5

"Beyond the Aquila rift" is a short film in the Netflix series "Love, Death and Robots".

The obvious question after you watch the film is "what the heck is going on". We know there is this spider that is feeding a simulated reality to the crew of the ship. Why is she doing this?

The most common explanation you'll see is that she isn't a malevolent creature and the ship ended up there due to some error and she is now trying to ease the people's pain before they die.

This explanation is hard to digest for me. Here is my case for this - first, we clearly see that the creature is a spider and the ship is trapped in a web. When you see a fly trapped in a spiders web, do you consider it got there "by accident"? The symbolism is similarly clear here. We see the ships trapped in a web. The whole relationship would seem to be quite clearly malevolent.

Is there any further information from outside the film to explain the relationship between the Spider and those caught in the web?

1
7

The novel is much more clear. She is not malevolent at all and in fact cares for thousands of refugees from different species and feels extremely maternal to them all. It is implied she is something like a queen of a eusocial species and sees the lost as her children now and honestly loves them.

The sex scene was actually pivotal in the novel. In it the main character was married back home. She didn't think he could mentally handle the fact his wife was already dead, so didn't let him in on the truth until he slept with her, showing that he could get over the loss of his wife.

Suzie was dead all along, he was the only survivor, waking up the others was always a simulation, by having him repeatedly attempt to wake up the others and them not being able to handle it the idea was to soften the blow when the truth was eventually revealed to him, as he would have experienced it from the other side. This didn't really translate well to the animation however.

Note that everyone there is lost against their will. No one was trapped on purpose, the creature just decided it was it's calling to help and comfort all that came later as best she could.

6
  • Thanks for the background. Haven't read the novel, but is it possible this was the creature simply manipulating them and the reader simply seeing the story it is selling them. In the film, we clearly see the ships caught in a web. If there was a routing error bringing everyone there, why are they stuck in a web? How clear is the novel about this? Apr 14 '19 at 7:16
  • Also in the film, Suzie gets knocked out just when she says she's going to investigate the ships logs. Greta is right there with a convenient explanation - "tank sickness". This to me is a clear hint Greta doesn't want her to go nosing about in the ships logs (we already know she can knock people out in her simulation at will). Was there something like this in the novel? Apr 14 '19 at 7:23
  • 1
    In the novel (short story really) Suzie never said anything about Greta not being who she was. Because Suzie and the other guy had both died due to the paint on the inside of their sleep Chambers poisoning them (they kept the detail in the show that only theirs were painted). The fake Suzie kept being able to not take it psychologically and have A breakdown as he tried different ways to wake her up. This was Greta trying to prepare him for hearing the news himself, Suzie was having the type of breakdown Greta expected him to have. Apr 14 '19 at 8:33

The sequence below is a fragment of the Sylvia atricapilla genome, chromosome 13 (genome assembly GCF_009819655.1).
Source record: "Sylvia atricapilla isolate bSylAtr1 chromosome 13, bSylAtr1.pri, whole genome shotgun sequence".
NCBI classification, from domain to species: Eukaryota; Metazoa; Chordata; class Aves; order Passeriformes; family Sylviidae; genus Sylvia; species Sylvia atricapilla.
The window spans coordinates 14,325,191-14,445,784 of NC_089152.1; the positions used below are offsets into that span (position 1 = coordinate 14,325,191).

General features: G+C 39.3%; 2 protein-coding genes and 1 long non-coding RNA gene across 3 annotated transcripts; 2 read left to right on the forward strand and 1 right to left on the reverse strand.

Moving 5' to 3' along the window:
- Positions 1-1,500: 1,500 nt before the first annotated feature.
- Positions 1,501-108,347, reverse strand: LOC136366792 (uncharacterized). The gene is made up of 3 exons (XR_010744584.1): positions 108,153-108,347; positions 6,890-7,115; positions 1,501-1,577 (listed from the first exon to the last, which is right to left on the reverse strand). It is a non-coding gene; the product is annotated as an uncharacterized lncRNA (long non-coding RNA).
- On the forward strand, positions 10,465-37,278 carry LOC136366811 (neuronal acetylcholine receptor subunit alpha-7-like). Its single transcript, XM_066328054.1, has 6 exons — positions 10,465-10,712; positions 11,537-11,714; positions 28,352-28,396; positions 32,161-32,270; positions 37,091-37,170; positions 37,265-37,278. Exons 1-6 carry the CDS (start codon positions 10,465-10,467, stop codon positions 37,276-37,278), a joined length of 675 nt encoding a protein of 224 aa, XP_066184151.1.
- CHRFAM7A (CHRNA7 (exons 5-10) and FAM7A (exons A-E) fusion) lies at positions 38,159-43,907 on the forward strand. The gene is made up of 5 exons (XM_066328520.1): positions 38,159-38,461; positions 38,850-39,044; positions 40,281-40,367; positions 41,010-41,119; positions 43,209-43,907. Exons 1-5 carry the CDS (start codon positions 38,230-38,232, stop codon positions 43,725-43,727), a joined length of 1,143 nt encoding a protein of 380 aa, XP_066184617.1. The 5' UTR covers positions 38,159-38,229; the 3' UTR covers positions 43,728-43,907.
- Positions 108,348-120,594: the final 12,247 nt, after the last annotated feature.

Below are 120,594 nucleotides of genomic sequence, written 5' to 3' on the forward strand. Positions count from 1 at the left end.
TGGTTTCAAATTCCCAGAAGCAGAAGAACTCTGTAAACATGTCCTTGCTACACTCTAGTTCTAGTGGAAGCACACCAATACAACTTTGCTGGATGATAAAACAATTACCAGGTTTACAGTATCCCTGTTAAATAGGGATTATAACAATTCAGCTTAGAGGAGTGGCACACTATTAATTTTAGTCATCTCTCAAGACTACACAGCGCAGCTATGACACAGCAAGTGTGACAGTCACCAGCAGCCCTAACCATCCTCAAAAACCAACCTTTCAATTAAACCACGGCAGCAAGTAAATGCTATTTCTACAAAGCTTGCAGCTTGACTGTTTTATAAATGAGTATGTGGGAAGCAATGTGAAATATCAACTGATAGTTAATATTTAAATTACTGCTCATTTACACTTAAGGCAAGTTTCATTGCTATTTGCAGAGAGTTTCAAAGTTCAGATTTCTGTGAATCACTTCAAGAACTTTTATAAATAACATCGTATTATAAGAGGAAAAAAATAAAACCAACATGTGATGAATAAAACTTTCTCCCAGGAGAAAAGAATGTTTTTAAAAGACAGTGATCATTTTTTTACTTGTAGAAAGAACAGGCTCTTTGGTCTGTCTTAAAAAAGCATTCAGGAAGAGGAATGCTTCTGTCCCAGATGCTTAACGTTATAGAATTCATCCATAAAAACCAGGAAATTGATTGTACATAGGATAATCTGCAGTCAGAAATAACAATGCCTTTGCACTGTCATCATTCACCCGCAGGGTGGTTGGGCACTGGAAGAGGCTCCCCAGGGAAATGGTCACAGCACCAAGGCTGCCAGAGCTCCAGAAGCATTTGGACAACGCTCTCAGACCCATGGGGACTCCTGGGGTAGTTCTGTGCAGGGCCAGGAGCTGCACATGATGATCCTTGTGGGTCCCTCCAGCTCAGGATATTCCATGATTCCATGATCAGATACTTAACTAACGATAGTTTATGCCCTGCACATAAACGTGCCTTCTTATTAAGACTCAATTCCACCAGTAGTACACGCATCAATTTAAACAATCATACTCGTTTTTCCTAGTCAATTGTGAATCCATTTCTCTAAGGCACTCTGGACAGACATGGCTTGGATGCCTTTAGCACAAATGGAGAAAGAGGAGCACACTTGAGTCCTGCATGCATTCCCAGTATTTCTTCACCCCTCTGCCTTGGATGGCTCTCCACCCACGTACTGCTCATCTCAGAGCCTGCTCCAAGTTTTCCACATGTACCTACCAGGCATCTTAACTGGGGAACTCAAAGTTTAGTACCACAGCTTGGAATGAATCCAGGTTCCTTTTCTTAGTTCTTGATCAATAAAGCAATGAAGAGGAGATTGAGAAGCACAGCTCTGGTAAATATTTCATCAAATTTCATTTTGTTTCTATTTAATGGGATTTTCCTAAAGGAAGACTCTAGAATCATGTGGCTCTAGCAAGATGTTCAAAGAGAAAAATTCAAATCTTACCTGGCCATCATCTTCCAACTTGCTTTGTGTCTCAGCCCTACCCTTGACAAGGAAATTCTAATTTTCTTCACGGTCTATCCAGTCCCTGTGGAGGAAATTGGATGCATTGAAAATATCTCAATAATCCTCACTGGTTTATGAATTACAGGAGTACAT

• 2
    Note that Zima Blue was another story by the same author, Alastair Reynolds. If you enjoyed those I can very highly recommend him. Apr 14 '19 at 8:41
  • 1
    What novel are you speaking about? Is it a novel from Heavy Metal/Metal Hurlant magazine (which was the inspiration of the Heavy Metal movie, of which Love, Death and Robots is a reboot)?
    – Taladris
    Aug 25 '19 at 12:54
1

Someone asked the creator on Twitter:

When asked if they could confirm the spider in the episode is a 'benevolent caretaker' (as it was in the original story), they said the alien is

"benevolent & horrible at the same time".

enter image description here

To me, it seems highly unlikely that the creator of the film would simply re-create the story of the book and not put their own spin on it.

4
  • The Reddit thread is for my own reference. Takes me a while to find it otherwise. I'd like it to be somewhere on the page. Should I move it to the question? Or perhaps a comment here? May 23 '21 at 21:09
  • Sure, put it in as a comment. Hope no one deletes it. May 23 '21 at 21:11
  • I've taken the liberty of editing slightly, The comment on twitter appears to confirm what's going on in the show (as well as the original story).
    – Valorum
    May 23 '21 at 21:15
  • That's up for interpretation. I take the "horrible" part as meaning they're leaving the interpretation vague on purpose. May 23 '21 at 21:17

Your Answer

By clicking “Post Your Answer”, you agree to our terms of service, privacy policy and cookie policy

Not the answer you're looking for? Browse other questions tagged or ask your own question.